Research has been commissioned by NHS Digital to find out how technology could transform the role of social workers.

‘Social Workers and Information Technology’ was carried out by the Social Care Institute for Excellence (SCIE) in partnership with GfK on behalf of NHS Digital. It consisted of four focus groups, telephone interviews and an online survey of 786 social care professionals.

The research was carried out to gain insight into how technology can support social workers by asking them how IT is currently used in their role, and assess the gap between currently availability and requirements.

The NHS Digital figures revealed 98% of social workers cited at least one difficulty with sharing information digitally, with the most popular one being the attitudes of other agencies.

Also, 49% said they had a smartphone to support remote and mobile working, while more than a quarter of those questioned could only access case information in the office.

Research also showed those social workers who took part in the study had an appetite for technology, with 92% saying that it offered the ability to work more flexibly.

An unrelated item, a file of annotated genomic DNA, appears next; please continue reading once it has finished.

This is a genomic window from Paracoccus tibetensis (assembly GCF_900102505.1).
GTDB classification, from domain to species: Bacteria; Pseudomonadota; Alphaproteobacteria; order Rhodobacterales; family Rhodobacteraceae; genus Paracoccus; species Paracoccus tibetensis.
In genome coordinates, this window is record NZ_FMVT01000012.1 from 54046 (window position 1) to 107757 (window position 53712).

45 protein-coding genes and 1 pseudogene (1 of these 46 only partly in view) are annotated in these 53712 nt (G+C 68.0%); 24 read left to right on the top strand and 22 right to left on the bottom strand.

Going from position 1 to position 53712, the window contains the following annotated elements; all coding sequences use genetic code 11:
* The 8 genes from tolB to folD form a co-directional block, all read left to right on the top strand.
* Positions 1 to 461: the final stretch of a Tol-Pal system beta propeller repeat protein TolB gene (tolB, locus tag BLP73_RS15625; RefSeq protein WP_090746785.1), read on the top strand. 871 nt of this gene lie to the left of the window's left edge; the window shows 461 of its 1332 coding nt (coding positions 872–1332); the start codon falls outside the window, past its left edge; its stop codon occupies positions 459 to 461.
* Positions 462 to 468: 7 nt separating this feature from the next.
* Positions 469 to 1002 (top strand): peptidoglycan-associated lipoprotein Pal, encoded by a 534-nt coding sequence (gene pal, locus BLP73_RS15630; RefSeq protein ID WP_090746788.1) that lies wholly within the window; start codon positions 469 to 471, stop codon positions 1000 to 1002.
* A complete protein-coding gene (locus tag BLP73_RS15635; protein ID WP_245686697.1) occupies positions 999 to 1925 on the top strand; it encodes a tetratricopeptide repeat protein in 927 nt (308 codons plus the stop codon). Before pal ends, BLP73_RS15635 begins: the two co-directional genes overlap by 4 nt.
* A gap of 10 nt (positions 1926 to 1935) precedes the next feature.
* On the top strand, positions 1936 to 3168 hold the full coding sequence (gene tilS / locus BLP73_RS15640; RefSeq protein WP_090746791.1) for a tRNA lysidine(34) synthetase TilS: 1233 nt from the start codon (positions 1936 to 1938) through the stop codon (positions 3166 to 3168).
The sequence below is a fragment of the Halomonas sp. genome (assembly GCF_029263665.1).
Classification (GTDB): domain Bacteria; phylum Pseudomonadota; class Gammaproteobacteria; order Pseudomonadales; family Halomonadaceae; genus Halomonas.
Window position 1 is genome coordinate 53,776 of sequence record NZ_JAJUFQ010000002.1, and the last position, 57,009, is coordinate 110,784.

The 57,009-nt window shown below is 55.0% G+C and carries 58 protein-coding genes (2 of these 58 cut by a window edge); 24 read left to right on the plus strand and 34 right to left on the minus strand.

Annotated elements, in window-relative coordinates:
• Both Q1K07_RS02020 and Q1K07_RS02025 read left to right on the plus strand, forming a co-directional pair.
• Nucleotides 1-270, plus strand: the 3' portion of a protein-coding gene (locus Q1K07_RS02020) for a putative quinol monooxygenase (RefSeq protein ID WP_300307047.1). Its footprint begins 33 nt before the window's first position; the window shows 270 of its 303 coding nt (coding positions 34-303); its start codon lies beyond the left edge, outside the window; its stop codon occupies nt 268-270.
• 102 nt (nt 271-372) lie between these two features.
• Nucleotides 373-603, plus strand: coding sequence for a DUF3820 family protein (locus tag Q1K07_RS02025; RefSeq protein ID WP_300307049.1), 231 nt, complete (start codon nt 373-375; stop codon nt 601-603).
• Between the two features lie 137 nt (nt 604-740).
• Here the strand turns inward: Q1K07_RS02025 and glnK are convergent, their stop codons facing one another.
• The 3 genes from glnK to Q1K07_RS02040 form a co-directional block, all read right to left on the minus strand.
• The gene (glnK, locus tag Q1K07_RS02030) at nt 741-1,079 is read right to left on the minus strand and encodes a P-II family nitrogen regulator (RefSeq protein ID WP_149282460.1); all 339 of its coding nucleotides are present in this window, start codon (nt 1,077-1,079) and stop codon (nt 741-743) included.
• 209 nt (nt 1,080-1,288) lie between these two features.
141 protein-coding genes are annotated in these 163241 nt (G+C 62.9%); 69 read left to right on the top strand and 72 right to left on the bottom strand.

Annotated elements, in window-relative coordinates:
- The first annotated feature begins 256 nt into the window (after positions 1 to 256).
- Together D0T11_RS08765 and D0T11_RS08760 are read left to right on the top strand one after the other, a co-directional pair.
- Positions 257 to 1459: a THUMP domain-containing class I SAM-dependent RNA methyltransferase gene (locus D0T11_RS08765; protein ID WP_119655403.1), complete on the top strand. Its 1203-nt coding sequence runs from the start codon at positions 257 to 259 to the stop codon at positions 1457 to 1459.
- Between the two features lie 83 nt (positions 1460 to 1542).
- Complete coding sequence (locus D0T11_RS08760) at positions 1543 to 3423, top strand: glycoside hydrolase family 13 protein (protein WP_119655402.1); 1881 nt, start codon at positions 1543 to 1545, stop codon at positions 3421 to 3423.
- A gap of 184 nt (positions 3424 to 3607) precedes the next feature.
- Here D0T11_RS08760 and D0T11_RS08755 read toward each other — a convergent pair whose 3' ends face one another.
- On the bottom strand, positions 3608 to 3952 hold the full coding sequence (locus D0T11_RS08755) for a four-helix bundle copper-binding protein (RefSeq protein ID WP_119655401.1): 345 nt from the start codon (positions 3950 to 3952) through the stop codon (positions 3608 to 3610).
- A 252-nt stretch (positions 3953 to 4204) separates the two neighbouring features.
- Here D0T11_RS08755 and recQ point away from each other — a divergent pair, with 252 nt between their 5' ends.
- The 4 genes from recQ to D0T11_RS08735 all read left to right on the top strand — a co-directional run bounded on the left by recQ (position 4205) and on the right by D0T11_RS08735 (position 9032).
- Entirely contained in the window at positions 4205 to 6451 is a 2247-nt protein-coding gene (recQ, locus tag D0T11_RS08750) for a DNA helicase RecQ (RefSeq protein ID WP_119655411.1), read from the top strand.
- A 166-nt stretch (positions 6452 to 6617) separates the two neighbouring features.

Social workers revealed they used technology to build and manage relationships with people accessing services.

This included communicating with them to gather specific data (as part of assessment), delivering interventions (such as self-guided therapy or telecare) and supporting team work (peer support and online supervision).

Mark Nicholas, chief social worker at NHS Digital, said: “The findings indicate that although social workers are keen to take advantage of digital opportunities, there are significant barriers around digital skills, systems design and guidance on information sharing.”

Back in 2016, Digital Health News reported on a similar research project from NHS Digital that looked at the state of IT in social care.